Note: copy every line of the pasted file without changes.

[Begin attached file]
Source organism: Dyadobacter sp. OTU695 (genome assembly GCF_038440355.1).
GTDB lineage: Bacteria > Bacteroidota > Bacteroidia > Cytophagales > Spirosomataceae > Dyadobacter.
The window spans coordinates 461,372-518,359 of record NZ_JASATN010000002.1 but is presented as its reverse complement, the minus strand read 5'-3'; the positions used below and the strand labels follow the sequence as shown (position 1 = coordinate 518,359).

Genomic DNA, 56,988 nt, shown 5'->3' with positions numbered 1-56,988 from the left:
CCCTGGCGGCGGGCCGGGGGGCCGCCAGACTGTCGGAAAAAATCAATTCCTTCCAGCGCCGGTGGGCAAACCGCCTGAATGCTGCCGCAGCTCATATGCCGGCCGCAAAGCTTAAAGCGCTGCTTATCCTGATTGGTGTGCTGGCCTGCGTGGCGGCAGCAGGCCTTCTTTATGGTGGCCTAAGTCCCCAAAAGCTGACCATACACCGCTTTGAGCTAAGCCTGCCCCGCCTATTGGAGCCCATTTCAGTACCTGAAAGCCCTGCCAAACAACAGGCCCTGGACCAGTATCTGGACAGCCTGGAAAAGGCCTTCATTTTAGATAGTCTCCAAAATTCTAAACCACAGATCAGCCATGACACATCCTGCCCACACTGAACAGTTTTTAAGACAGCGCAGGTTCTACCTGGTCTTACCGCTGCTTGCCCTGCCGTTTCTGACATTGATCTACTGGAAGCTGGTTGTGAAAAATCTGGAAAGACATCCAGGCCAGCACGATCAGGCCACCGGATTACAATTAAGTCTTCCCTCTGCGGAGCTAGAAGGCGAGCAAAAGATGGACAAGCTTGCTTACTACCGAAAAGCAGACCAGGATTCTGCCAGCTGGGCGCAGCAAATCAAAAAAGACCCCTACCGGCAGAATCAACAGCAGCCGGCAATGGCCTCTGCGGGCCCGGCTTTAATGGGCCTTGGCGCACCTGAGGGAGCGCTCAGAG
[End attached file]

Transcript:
Source organism: Dyadobacter sp. OTU695 (genome assembly GCF_038440355.1).
GTDB lineage: Bacteria > Bacteroidota > Bacteroidia > Cytophagales > Spirosomataceae > Dyadobacter.
The window spans coordinates 461,372-518,359 of record NZ_JASATN010000002.1 but is presented as its reverse complement, the minus strand read 5'-3'; the positions used below and the strand labels follow the sequence as shown (position 1 = coordinate 518,359).

Genomic DNA, 56,988 nt, shown 5'->3' with positions numbered 1-56,988 from the left:
CCCTGGCGGCGGGCCGGGGGGCCGCCAGACTGTCGGAAAAAATCAATTCCTTCCAGCGCCGGTGGGCAAACCGCCTGAATGCTGCCGCAGCTCATATGCCGGCCGCAAAGCTTAAAGCGCTGCTTATCCTGATTGGTGTGCTGGCCTGCGTGGCGGCAGCAGGCCTTCTTTATGGTGGCCTAAGTCCCCAAAAGCTGACCATACACCGCTTTGAGCTAAGCCTGCCCCGCCTATTGGAGCCCATTTCAGTACCTGAAAGCCCTGCCAAACAACAGGCCCTGGACCAGTATCTGGACAGCCTGGAAAAGGCCTTCATTTTAGATAGTCTCCAAAATTCTAAACCACAGATCAGCCATGACACATCCTGCCCACACTGAACAGTTTTTAAGACAGCGCAGGTTCTACCTGGTCTTACCGCTGCTTGCCCTGCCGTTTCTGACATTGATCTACTGGAAGCTGGTTGTGAAAAATCTGGAAAGACATCCAGGCCAGCACGATCAGGCCACCGGATTACAATTAAGTCTTCCCTCTGCGGAGCTAGAAGGCGAGCAAAAGATGGACAAGCTTGCTTACTACCGAAAAGCAGACCAGGATTCTGCCAGCTGGGCGCAGCAAATCAAAAAAGACCCCTACCGGCAGAATCAACAGCAGCCGGCAATGGCCTCTGCGGGCCCGGCTTTAATGGGCCTTGGCGCACCTGAGGGAGCGCTCAGAG